by Cindy Phillips updated Wed, Nov 2, 2011 01:14 PM
This Sunday, November 6, marks the end of 2011’s daylight savings time period. It began on March 13th when we all turned our clocks ahead by one hour. This Sunday, we turn them back and, once again, the world of time will be balanced. Or will it?
There are those who become completely discombobulated by the whole “spring ahead, fall back” phenomenon. For weeks after turning the clock back or ahead, sleep patterns are disturbed, schedules are off kilter and every simple task that gets screwed up is blamed on the fact that the task master is all out of sorts trying to get used to the damn time change. Really?
Can a simple one-hour adjustment really be the cause of so much mayhem? Are our circadian rhythms that sensitive? Apparently, the answer is yes. I decided to do a little investigating on the subject and was astounded at the results of some steadfast research. The most alarming statistic I found was that there is an increase of heart attacks immediately following the changing of the clocks. We Boomers are certainly in that “heart-attack prone” era of our lives, so this didn’t sit well. Among the other effects is increased sleep deprivation which can result in a corresponding increase in accidents. Oh my, there go the insurance premiums.
I remember my futile attempts at understanding daylight savings time as a child. It was rumored that part of the reasoning behind it was so we kids would be safer at the bus stop in the morning as daylight would appear earlier and we would no longer be standing in the dark. This meant that nocturnal predators had returned to their dens and caves, and the bus would have less of a chance of blindly running us over.
I always felt sorry for my mom, assuming that she had to stay awake until two o’clock in the morning which was the appointed time to change the clocks. It never occurred to me that she simply changed the clocks before she went to bed. I’m sure it did occur to her to try to slip the change by us earlier, thereby insisting that bedtime had somehow crept up on us. But on Saturday nights, we knew the television lineup by heart, so trying to convince us it was actually 10 p.m. when Lawrence Welk or Saturday Night at the Movies was just starting, well, it simply didn’t fly.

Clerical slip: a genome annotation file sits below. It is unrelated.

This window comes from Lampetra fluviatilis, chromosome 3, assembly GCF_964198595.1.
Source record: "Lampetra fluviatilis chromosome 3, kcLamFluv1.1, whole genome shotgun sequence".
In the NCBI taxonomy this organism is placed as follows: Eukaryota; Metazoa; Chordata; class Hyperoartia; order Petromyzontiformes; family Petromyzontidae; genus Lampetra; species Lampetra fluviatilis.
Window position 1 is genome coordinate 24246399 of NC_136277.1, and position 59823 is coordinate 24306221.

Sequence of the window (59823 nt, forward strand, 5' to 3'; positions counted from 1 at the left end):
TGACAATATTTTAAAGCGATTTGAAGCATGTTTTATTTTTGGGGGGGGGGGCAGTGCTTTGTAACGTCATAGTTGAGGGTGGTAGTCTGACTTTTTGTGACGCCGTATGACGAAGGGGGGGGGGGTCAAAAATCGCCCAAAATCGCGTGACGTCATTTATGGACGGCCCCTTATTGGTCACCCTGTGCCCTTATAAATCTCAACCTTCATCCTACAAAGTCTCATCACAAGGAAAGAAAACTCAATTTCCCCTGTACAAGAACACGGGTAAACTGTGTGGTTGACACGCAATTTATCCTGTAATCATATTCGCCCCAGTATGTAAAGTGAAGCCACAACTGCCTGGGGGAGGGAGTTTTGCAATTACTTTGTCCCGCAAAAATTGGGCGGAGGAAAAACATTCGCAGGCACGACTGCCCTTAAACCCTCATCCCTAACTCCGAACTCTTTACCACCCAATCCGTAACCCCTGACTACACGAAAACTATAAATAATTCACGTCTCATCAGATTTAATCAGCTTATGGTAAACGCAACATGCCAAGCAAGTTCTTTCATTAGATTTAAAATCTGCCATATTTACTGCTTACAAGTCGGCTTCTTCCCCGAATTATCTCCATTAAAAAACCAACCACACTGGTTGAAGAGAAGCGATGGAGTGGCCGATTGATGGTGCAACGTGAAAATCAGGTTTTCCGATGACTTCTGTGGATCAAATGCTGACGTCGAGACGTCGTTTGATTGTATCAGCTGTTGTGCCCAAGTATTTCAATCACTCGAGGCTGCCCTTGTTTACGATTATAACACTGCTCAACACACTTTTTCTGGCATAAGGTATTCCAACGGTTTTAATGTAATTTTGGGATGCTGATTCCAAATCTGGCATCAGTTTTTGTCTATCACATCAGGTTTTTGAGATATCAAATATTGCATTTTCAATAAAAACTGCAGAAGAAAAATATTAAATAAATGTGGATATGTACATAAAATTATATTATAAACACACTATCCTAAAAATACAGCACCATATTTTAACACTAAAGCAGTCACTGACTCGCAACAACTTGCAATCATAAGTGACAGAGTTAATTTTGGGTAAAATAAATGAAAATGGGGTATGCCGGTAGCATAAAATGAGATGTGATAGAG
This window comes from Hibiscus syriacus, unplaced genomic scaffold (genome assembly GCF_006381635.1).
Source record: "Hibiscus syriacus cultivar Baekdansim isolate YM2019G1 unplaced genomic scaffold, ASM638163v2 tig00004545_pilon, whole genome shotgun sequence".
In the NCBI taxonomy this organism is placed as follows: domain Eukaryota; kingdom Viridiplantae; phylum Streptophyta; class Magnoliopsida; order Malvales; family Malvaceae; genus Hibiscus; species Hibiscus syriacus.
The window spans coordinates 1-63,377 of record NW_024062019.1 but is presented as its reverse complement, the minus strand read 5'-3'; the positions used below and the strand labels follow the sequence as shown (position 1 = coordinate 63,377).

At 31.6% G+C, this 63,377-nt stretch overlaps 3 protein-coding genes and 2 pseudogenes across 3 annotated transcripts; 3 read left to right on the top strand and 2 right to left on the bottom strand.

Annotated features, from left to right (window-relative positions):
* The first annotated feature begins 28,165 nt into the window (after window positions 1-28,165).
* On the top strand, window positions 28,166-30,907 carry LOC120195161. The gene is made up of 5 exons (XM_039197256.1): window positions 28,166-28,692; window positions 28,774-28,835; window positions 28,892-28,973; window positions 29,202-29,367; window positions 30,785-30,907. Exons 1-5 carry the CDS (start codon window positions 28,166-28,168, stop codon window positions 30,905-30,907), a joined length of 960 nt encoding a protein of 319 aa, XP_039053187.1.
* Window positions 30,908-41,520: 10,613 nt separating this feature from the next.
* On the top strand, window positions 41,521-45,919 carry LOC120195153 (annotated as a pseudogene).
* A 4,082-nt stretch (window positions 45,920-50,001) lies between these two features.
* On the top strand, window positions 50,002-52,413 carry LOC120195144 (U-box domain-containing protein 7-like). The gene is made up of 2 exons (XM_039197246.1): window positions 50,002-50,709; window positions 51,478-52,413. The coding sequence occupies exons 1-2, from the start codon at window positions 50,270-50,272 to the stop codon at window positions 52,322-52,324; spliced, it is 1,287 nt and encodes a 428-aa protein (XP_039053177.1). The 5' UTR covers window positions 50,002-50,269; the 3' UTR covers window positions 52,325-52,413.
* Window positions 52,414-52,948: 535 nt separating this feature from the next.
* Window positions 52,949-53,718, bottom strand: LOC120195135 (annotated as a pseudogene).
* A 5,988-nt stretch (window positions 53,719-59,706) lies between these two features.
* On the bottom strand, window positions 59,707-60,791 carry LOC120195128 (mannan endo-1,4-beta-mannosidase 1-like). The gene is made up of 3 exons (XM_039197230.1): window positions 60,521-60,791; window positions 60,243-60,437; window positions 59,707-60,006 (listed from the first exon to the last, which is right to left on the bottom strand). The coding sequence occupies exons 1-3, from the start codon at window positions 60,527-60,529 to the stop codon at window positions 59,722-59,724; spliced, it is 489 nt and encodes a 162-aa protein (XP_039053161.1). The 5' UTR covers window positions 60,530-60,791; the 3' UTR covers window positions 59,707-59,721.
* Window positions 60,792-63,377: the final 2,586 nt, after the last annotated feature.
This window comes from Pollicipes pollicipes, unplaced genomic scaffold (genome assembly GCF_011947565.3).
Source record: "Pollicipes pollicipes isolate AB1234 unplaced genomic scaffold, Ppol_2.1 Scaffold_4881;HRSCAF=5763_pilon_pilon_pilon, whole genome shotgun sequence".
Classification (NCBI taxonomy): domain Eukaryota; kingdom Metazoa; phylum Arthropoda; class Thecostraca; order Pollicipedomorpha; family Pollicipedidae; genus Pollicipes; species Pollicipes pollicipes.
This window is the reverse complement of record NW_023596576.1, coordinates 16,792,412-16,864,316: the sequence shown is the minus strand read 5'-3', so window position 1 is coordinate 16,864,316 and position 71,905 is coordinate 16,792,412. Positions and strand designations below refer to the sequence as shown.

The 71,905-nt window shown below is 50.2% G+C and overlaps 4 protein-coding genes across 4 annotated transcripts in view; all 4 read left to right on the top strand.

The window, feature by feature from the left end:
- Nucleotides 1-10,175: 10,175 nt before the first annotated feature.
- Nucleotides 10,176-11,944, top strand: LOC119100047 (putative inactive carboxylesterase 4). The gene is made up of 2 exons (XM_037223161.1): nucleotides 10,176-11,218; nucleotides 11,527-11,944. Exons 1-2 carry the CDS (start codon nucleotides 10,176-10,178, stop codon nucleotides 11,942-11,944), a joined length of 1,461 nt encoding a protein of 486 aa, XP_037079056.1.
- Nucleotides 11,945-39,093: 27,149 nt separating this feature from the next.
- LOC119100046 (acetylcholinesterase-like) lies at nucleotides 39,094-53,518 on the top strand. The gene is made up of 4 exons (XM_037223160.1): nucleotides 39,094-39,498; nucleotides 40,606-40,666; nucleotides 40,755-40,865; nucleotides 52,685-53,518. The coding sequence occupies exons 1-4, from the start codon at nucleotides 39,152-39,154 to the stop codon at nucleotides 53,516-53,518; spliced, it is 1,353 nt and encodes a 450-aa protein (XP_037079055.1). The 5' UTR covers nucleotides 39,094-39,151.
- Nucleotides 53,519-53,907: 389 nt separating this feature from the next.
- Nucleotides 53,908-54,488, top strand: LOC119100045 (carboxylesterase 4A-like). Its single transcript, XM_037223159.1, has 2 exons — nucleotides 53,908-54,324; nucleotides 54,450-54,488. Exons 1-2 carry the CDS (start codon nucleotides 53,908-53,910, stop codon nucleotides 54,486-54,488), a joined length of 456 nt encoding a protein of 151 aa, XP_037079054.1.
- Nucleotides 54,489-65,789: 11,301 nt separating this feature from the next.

The true test of the brain-scrambling effects of daylight savings time was arrival at church on Sunday morning. Mom would drop us off about 15 minutes before the start of Mass. We would be surprised by the amount of people already seated in the pews, some looking as if they had been there for almost an hour. Well, they actually had been there for an hour because either they forgot to set the clock ahead before bed, or they changed it in the wrong direction. When Mass concluded, mom would be waiting out front ready to make the trek to the bakery for hard rolls and jelly donuts. We would chuckle at the cars arriving as we departed, glancing at the confused looks on their faces as to why so many people were leaving without attending services. I’m sure when the light bulb went on and they realized the error of their ways, a few choice words were emitted that would not have been pleasing to God on his holy day. Since we attended Catholic school, we were privy to some of these funny stories as told by our classmates on Monday morning.
As I got older and started to understand the concept better, I found myself joining the ranks of those who preferred falling back. We somehow convinced ourselves that we gained an hour of sleep. Of course after the age of 18, that extra hour meant an extra hour in the bars that normally were required to close at 2 a.m. We had to stay out just on principle, and it didn’t matter because we would be able to sleep an extra hour the next morning.
My favorite memories of daylight savings time were how it affected street play as a kid. In the spring, when we turned those clocks back, it meant we could play outside later. It was an extra hour of bike riding, Chinese jump rope and hit the stick. It also meant the school year would be winding down and summer vacation was a little bit closer.
At my age, changing the clocks really doesn’t pose much of a challenge. Between post-menopausal hormone shifts, a babysitting schedule that changes with the wind and writing deadlines that often mean staying up until the wee hours, I basically sleep when I can and treat the grogginess with caffeine. However, in traditional Boomer-style attempts to hold onto to our youth and prove to the world that we are not getting too old, I do plan to stay that extra hour in a bar this weekend.